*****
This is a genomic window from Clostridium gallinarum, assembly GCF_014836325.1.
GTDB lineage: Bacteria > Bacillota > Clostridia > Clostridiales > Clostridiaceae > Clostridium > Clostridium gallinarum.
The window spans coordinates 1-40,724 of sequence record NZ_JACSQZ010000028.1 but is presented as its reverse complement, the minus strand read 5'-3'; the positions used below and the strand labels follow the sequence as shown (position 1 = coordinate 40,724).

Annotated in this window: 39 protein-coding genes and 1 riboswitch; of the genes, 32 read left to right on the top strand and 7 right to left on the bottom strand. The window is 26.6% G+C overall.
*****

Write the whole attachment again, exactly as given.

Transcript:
This is a genomic window from Clostridium gallinarum, assembly GCF_014836325.1.
GTDB lineage: Bacteria > Bacillota > Clostridia > Clostridiales > Clostridiaceae > Clostridium > Clostridium gallinarum.
The window spans coordinates 1-40,724 of sequence record NZ_JACSQZ010000028.1 but is presented as its reverse complement, the minus strand read 5'-3'; the positions used below and the strand labels follow the sequence as shown (position 1 = coordinate 40,724).

Annotated in this window: 39 protein-coding genes and 1 riboswitch; of the genes, 32 read left to right on the top strand and 7 right to left on the bottom strand. The window is 26.6% G+C overall.